New Alzheimer's Guidelines May Confuse Diagnosis
Analysis: Saying Patients Have ‘Mild Cognitive Impairment' Instead of Early Alzheimer's May Complicate Treatment
By Rita Rubin
WebMD Health News
Reviewed By Laura J. Martin, MD
Feb. 7, 2012 -- New Alzheimer's guidelines may be creating confusion.
Under recently revised criteria, nearly all people currently diagnosed with very mild or mild Alzheimer's disease dementia would be classified instead as having mild cognitive impairment, akin to slight memory loss, which could mislead patients and their families, according to a leading Alzheimer's researcher.
“The distinction between mild cognitive impairment and Alzheimer's disease dementia has been terribly blurred,” John Morris, MD, director of the Alzheimer's Disease Research Center at Washington University in St. Louis, tells WebMD.
Morris based his conclusion on an analysis of more than 17,000 people with normal thinking ability, mild cognitive impairment, or Alzheimer's disease dementia who were seen at federally designated Alzheimer's disease centers.
The diagnosis of mild cognitive impairment, or MCI, “aims to identify cognitive decline in its earliest states,” Morris writes in the Archives of Neurology.
Often, MCI is a forerunner to advanced Alzheimer's disease or other types of dementia. Given MCI's importance, the National Institute on Aging and the Alzheimer's Association convened a work group to update the criteria for it, which were published in May.
Not Just Memory Impairment
Originally, the diagnosis of MCI was limited to people with diminished memory, but doctors began to realize that those classified as having MCI frequently had problems in other aspects of thinking ability as well, Morris says.
Like earlier definitions, the recently revised criteria distinguish MCI from Alzheimer's disease on the basis of whether an individual can function in daily activities normally. However, Morris says, the new criteria are much more expansive when it comes to defining which problems in performing daily activities are consistent with MCI.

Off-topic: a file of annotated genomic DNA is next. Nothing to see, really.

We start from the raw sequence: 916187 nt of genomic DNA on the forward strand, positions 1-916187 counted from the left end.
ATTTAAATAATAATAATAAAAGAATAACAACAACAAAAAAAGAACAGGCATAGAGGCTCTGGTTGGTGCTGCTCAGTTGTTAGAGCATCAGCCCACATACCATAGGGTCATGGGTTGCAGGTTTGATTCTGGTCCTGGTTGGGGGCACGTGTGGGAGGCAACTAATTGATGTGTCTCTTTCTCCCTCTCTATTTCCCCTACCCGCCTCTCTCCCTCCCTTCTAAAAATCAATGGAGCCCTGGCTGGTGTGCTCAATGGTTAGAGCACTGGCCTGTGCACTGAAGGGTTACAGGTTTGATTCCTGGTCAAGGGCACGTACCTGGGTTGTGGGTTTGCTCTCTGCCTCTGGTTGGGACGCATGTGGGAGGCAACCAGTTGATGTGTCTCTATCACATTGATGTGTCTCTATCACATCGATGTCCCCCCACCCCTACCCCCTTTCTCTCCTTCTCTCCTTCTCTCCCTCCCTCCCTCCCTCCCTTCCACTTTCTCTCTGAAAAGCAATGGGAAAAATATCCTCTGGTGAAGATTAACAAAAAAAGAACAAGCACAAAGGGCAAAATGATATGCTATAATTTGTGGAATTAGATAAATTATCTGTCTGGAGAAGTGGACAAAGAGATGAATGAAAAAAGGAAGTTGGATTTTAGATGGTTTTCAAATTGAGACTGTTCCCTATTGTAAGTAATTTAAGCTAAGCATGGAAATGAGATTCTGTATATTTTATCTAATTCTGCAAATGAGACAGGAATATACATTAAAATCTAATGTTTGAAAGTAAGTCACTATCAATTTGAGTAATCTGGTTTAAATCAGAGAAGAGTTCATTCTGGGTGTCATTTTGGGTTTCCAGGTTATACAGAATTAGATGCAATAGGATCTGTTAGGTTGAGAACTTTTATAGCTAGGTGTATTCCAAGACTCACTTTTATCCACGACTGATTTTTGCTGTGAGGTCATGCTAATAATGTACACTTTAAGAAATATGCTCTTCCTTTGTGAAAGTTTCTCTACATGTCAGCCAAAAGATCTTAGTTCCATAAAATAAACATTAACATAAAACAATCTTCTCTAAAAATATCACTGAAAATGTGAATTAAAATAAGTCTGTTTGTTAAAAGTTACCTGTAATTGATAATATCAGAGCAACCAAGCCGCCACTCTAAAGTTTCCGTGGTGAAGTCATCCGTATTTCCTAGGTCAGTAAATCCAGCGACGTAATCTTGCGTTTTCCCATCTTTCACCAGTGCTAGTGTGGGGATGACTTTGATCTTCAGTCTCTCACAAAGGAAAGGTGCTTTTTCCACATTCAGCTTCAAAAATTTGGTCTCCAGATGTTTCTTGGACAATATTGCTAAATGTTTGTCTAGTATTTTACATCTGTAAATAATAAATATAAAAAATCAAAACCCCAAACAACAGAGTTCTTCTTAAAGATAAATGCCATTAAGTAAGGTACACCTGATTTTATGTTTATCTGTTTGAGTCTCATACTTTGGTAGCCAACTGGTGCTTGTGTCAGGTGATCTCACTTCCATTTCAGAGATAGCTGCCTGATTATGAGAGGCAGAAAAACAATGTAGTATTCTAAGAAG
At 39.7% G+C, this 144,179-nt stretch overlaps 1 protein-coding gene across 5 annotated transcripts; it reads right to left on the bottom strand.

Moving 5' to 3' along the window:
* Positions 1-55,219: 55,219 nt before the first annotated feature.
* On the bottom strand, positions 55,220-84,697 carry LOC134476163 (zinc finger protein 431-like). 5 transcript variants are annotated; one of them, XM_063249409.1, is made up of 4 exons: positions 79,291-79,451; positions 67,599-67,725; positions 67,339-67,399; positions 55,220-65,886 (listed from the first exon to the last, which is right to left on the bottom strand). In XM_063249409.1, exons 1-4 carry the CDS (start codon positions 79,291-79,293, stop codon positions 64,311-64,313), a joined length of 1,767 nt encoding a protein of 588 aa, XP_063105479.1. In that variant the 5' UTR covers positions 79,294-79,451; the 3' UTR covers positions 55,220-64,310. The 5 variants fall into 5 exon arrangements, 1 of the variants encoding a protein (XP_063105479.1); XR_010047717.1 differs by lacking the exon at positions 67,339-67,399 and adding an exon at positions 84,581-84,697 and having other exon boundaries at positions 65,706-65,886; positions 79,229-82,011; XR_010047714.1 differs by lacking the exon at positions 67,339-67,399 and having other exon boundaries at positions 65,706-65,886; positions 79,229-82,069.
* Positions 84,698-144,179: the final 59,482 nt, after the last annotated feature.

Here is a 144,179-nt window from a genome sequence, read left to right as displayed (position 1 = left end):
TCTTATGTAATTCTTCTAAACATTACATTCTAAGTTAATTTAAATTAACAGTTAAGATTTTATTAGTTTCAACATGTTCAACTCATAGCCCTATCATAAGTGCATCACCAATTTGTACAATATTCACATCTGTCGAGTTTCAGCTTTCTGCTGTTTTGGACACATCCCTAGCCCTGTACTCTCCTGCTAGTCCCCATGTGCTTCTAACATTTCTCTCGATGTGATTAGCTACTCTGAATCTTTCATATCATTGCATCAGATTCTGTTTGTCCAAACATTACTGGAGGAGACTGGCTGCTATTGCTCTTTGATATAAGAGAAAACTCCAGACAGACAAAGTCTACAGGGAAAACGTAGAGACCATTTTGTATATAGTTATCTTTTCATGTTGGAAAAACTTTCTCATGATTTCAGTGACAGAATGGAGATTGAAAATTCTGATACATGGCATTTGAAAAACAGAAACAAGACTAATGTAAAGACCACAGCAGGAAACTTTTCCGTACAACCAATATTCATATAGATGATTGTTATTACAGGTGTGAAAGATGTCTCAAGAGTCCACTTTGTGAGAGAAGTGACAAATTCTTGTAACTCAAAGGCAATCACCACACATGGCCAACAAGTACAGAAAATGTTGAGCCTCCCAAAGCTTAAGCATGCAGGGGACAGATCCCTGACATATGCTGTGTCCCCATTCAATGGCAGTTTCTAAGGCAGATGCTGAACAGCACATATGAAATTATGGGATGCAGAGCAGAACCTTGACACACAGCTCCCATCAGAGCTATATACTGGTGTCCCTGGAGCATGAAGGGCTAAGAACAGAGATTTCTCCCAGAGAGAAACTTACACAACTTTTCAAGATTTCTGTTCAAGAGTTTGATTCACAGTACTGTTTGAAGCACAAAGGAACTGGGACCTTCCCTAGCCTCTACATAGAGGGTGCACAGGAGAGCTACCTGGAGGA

“For example,” he writes, “‘mild problems' in performing daily activities such as shopping, paying bills, and cooking are permissible, as is dependency on aids or assistance to complete such activities.”
If he were ever diagnosed with Alzheimer's dementia, Morris says, he wouldn't want his doctor to tiptoe around and use the term “mild cognitive impairment” instead.
“If I were told I had mild cognitive impairment, I would want to know two things: What does that mean for the future, and what is the cause?” Morris, who did not serve on the MCI work group, tells WebMD. “The use of that term doesn't help with either one of those questions.”
The Stigma of Alzheimer's Disease
Even before the criteria were revised, Morris claims that doctors sometimes avoided telling patients they had Alzheimer's.
But, he says, “not knowing is worse than knowing.”
More research is needed to figure out who should be classified with MCI and who with early Alzheimer's, says William Thies, PhD, chief medical and scientific officer for the Alzheimer's Association. “I think we are in a transitional period. The new criteria are not yet a year old,” he says.
Alzheimer's disease covers a spectrum of symptoms -- from none at all to MCI to advanced dementia -- that can't be neatly compartmentalized, Thies says. “We're going to divide it up into categories because it has some clinical utility, but it's artificial.”
“It's perfectly clear that many physicians are not comfortable giving a diagnosis of Alzheimer's disease,” Thies says. "Nobody wants to admit it's Alzheimer's disease because there's not a definitive intervention. If you look at what's rewarding to a physician, it's making a precise diagnosis."
John Morris, MD, director of the Alzheimer's Disease Research Center at Washington University in St. Louis, Mo.
William Thies, PhD, chief medical and scientific officer, Alzheimer's Association.
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